National Handicapping Agenda - Update

30 June 2017

Following a request for Handicapping Submissions, HRA received some tremendously constructive feedback and proposals from a range of organisations and individuals.


Every proposal and comment received was debated as a part of a National Handicapping Meeting in Melbourne last month and was evaluated  against commonly agreed programming philosophies and measurements to provide:


·        Competitive Racing;

·        Attractive wagering propositions;

·        Racing opportunities for – all ages, classes, abilities and gaits;

·        Full, balanced fields;

·        Prizemoney returns/spread for as many owners as possible; and

·        Encourage racetrack longevity.


Following robust debate, HRA was tasked with the design and testing of a prizemoney based Points Ratings system, in conjunction to considering and analysing the continued development of RWWA’s proposed Win Only Conditioned System on a National Scale.


Subsequently, HRA have developed a Ratings Based Handicapping System (RBHS) which assigns points to a horses lifetime performances according to prizemoney bands and its finishing position.


In addition to the philosophies detailed above, the fundamental objectives of this system are:


1.      Simplicity.  An essential goal for good understanding by all stakeholders but critical for owners, trainers and punters.  Movement in the proposed RBHS (Ratings Based Handicapping System) is up and down one single line without reference to or locking into adjacent and complicated scales as is now the case with R, C and M classifications.


2.      Accuracy.  A horses rating points must truly reflect its overall performance profile with strong emphasis on most recent form.


3.      Uniformity.  Harness benchmark values need to closely relate to the very successful thoroughbred RBHS.  This should assist punters to evaluate the ability of horses and piggy-backing the thoroughbred RHBS will breed much-needed familiarity with harness handicapping.


4.      Equality.  Each and every horse will commence and progress through the system via an incremental allocation of pre-designated rating points, penalties or deductions, with no handicapper discretion applied. 


5.      Real Time.  Goes hand-in-hand with ultimate accuracy as the rating for every horse is automatically subject to change after each start therefore its ability and current form is immediately reflected by its rating points. 


6.      Longevity.  Horses can progressively drop down the ratings in real time until they finds a competitive level, increasing racing population and eliminating horses from ‘hitting their mark’.  In this regard, race programmers should find that a RBHS will increasingly facilitate the use of necessary benchmarks to attract evenly graded fields.


7.      Competitiveness.  Rating horses according to prizemoney bands matches more like for like horses against each other.


8.      Transition by Age.  Within the proposed application of ratings points, all horses will be gifted 60 rating points with which to commence racing – at any age, and discounts applied to age group performances.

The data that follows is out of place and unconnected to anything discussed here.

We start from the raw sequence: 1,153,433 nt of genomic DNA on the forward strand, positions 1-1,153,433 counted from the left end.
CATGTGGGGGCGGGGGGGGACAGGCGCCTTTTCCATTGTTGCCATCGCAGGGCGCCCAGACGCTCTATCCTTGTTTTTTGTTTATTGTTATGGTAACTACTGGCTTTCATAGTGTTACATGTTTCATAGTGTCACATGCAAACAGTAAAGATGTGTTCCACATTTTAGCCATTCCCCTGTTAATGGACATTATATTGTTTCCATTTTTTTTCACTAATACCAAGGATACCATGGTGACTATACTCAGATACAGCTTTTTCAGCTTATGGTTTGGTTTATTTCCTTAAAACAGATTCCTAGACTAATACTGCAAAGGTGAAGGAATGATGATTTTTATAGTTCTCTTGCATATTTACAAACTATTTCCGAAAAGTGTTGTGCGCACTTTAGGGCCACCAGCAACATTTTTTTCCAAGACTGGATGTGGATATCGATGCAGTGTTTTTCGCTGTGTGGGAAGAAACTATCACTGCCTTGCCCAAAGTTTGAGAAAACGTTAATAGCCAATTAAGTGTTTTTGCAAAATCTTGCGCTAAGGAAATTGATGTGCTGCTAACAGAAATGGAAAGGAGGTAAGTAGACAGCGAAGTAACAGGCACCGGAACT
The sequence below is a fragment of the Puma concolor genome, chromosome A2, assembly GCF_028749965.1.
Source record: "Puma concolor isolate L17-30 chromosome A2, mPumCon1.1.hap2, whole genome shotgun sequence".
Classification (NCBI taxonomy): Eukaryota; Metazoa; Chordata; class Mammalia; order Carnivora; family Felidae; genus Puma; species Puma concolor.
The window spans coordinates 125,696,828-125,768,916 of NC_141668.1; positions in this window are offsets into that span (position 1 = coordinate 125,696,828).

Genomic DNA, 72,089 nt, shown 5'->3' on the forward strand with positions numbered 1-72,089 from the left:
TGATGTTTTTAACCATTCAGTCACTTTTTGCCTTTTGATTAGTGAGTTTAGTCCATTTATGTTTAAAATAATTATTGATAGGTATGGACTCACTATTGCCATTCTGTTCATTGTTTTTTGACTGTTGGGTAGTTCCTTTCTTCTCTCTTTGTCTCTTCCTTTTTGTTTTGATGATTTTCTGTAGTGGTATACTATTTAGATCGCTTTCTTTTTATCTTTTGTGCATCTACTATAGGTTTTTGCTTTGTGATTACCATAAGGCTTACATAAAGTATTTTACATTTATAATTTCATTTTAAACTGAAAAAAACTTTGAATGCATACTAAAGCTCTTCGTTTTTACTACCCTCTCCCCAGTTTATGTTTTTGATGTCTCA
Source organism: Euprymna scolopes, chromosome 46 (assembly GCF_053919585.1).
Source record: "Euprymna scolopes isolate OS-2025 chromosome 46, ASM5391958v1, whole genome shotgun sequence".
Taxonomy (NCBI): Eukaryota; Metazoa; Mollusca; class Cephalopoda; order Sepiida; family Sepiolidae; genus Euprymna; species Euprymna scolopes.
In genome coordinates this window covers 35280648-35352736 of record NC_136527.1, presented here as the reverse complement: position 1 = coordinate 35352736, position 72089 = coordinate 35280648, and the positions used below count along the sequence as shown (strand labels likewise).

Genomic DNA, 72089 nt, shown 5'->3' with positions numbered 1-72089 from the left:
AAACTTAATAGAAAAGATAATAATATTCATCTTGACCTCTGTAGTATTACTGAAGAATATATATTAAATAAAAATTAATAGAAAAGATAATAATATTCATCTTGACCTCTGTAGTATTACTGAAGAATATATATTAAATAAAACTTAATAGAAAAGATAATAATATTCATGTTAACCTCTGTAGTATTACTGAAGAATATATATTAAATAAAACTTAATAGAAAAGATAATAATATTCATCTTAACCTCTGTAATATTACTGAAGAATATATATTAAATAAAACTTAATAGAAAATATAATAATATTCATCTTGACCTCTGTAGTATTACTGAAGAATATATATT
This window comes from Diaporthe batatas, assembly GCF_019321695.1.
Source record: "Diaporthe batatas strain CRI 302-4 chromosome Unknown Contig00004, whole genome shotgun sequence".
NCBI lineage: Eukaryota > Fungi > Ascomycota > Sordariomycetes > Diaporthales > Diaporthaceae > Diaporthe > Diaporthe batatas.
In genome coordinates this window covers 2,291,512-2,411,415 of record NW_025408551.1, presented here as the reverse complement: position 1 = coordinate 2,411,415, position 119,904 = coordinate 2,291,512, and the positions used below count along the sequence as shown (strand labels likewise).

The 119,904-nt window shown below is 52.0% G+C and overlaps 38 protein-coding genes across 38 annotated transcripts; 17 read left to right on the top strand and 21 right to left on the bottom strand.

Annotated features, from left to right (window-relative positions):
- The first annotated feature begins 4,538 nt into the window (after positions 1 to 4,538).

9.   Programming.  Ratings Based Programming (RBP) is the natural progression forward from Ratings Based Handicapping. The RBHS would account for the core of most race programs but a lot of races would also be programmed outside the RBHS; classics, futurities, free-for-alls, etc.


10.   Barrier Draws.  It is essential for a RBHS to function effectively within harness racing that most if not all races be programmed with a preferential barrier draw. An attraction of the RBHS is that trainers will have more opportunity to place a horse to advantage according to the barrier draw, either by racing out of class to draw inside barriers or by racing to the upper benchmark against potentially lesser horses but from a challenging draw. 


Testing of this system is progressing well in parallel with the current system, with changes being made regularly to test different outcomes and scenarios.  As this testing continues, with the State handicappers providing regular feedback on its value and performance, more detail will become available for wider industry debate.


RWWA’s proposed Win Only Conditioned System handicaps horses according to their win dollars earned, with this figure replacing a R/C/M assessment and being the guide as to how horses are rated.


Win dollars earned at two and three will be discounted when a horse turns four to give an open age Calculated Win Dollars Only assessment.


That is that, stakes earned when a horse wins will be used in a conditioned racing environment similar to that seen in North America. It is proposed that this system will be circuit based for programming and eligibility purposes.


HRA looks forward to more information being released in respect of RWWA’s proposed system and will be working with RWWA to test the systems side-by-side, as well as considering if it can be implemented on a national level.


As well as testing of these systems, HRA are continuing to analyse handicapping systems from other jurisdictions including the current trial in NSW and HRNZ’s ratings system.


We look forward to keeping the industry updated as the development and evaluation of an alternative handicapping system continues.

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